Josef Weinheber (9 March 1892 in Vienna – 8 April 1945 in Kirchstetten, Lower Austria by suicide) was an Austrian lyric poet, narrative writer and essayist.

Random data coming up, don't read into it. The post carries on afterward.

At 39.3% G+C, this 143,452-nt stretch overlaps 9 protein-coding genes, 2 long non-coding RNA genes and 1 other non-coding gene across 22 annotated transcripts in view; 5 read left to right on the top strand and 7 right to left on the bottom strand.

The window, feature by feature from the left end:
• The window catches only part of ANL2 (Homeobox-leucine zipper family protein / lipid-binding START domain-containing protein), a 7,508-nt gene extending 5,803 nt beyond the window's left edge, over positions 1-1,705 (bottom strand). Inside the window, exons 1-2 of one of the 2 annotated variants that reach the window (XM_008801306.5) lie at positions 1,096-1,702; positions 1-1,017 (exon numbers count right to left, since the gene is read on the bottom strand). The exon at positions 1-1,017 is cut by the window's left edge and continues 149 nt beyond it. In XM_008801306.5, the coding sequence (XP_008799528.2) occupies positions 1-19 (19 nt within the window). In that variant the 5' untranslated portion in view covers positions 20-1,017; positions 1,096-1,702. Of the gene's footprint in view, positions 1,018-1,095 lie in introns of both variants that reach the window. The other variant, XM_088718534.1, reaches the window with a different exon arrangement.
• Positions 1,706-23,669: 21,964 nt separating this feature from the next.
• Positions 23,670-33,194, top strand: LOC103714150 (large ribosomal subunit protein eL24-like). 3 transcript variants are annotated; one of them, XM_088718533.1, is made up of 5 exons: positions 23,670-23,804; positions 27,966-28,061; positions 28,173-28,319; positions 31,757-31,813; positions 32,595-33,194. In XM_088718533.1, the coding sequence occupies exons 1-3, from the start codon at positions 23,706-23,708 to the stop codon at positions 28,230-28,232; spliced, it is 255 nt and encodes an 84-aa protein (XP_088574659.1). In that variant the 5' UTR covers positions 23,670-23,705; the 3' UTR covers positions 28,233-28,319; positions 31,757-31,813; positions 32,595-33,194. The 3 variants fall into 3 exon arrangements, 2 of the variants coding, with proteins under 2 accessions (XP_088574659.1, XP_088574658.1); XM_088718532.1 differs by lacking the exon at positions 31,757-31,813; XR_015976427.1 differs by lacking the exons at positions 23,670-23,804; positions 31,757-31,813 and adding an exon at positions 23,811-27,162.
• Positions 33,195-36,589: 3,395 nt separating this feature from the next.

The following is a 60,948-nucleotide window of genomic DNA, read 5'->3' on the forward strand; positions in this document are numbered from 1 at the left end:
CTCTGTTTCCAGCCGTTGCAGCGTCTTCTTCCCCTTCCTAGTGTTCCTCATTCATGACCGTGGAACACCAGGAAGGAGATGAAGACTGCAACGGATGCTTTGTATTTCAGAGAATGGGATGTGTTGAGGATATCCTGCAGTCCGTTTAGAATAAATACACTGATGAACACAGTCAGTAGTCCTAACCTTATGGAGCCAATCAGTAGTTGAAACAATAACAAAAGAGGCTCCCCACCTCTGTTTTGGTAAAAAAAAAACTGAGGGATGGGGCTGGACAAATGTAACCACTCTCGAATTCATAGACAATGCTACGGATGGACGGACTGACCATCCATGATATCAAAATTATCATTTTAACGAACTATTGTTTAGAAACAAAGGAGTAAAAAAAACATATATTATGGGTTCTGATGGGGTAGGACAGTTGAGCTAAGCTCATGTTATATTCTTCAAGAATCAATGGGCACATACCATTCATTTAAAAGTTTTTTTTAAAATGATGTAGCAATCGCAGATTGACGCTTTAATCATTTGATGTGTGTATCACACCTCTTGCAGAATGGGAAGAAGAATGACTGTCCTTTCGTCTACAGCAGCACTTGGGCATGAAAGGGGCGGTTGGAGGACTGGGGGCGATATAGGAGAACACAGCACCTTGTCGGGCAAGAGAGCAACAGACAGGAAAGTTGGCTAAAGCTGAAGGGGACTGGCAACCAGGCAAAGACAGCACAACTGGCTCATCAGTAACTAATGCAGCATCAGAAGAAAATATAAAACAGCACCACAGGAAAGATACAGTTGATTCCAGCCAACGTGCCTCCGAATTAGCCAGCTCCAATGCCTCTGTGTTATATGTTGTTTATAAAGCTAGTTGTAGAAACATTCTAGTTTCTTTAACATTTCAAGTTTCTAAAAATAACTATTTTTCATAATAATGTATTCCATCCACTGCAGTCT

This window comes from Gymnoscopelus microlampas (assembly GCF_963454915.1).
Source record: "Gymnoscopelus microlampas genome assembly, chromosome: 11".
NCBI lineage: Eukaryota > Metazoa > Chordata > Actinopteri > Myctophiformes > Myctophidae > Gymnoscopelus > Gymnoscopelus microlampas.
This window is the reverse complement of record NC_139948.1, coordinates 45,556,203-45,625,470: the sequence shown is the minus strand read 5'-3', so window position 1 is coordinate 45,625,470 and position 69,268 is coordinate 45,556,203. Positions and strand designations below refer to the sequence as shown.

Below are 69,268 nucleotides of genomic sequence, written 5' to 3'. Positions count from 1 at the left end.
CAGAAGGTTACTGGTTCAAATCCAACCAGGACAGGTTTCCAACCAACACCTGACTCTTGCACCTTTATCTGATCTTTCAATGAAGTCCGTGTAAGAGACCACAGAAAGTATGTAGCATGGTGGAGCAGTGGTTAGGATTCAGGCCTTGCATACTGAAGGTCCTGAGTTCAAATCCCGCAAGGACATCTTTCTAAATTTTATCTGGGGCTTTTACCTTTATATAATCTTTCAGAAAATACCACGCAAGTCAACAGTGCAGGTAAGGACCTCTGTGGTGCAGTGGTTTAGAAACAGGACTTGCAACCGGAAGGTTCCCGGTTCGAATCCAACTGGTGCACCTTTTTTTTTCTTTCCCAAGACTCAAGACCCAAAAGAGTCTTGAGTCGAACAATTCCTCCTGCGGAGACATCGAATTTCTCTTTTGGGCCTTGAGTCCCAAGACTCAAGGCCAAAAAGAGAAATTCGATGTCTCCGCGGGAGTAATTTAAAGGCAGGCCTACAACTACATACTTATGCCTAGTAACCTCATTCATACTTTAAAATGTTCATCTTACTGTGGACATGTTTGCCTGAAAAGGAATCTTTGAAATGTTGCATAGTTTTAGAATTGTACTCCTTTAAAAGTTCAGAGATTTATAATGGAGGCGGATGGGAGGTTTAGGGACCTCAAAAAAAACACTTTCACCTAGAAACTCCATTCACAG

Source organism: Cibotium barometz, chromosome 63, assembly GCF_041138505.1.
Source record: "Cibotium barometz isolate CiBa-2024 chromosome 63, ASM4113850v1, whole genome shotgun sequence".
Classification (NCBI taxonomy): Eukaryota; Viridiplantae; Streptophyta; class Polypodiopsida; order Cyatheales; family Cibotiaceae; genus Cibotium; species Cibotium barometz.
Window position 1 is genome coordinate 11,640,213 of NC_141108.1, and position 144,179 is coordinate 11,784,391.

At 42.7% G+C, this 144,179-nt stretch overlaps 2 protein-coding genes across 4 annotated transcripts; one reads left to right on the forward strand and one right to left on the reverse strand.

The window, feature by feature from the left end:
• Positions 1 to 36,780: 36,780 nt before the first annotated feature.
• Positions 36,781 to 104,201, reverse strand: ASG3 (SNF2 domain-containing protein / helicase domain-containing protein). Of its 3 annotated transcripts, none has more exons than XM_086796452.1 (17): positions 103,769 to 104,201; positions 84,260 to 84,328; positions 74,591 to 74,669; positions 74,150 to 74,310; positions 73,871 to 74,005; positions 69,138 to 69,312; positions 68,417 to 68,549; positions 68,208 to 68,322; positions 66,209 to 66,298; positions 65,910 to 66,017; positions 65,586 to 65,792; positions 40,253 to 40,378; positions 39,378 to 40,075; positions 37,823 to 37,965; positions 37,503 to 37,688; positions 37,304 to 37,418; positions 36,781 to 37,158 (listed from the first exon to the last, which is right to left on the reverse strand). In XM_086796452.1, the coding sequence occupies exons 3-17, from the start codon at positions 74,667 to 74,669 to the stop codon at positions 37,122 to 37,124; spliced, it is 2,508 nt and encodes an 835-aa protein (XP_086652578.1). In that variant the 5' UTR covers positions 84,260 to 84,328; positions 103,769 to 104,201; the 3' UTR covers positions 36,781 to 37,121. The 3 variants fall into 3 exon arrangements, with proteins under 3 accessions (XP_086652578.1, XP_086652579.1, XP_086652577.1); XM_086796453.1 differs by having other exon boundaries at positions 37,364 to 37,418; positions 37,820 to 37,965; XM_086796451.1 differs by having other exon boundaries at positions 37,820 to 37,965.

Brought up in an orphanage, Weinheber was, before his authorial career, a casual labourer, and from 1911 to 1918 a postal service worker. In 1919 he made contributions to the newspaper The Musket. In 1918 he left the Roman Catholic Church, and became Protestant in 1927. In 1920 his first volume of lyric poetry appeared, Der einsame Mensch“ (The Solitary Man). Weinheber was principally under the literary influence of Rainer Maria Rilke Anton Wildgans Karl Kraus. He was on most friendly terms with his author-colleagues Mirko Jelusich and Robert Hohlbaum. From 1931 until 1933 and from 1944 Weinheber was a Member of the Nazi party. With the publication of his volume of poems "Adel und Untergang" (Nobility and Ruin) he became one of the most distinguished poets of his time. Especially admired was the volume "Wien wörtlich" (Vienna Verbatim), which is partially written in Viennese dialect. However the forty Odes comprising the Cycle "Zwischen Göttern und Dämonen" (Between Gods and Demons) of 1938 are considered his poetical masterpiece. Falling prey to alcohol during the later events of the War, he took his own life at the time of the advance march of the Red Army, leaving behind a clear-sighted parting letter. He was buried in the village of Kirchstetten, Austria, where he lived from 1936. Part of his house there, located on Josef Weinheber-Strasse, has been preserved as a museum in his honor. The English poet W.H. AudenW. H. Auden, who spent summers in Kirchstetten from 1958 through 1973, wrote a moving poem about Weinheber called "Josef Weinheber." Auden acknowledges Weinheber's support of Nazism but also records his reply to Nazi propaganda minister Joseph Goebbels' offer to enrich Austrian culture: "in Ruah lossen" (leave us alone). Auden's poem appears in his Collected Poems.

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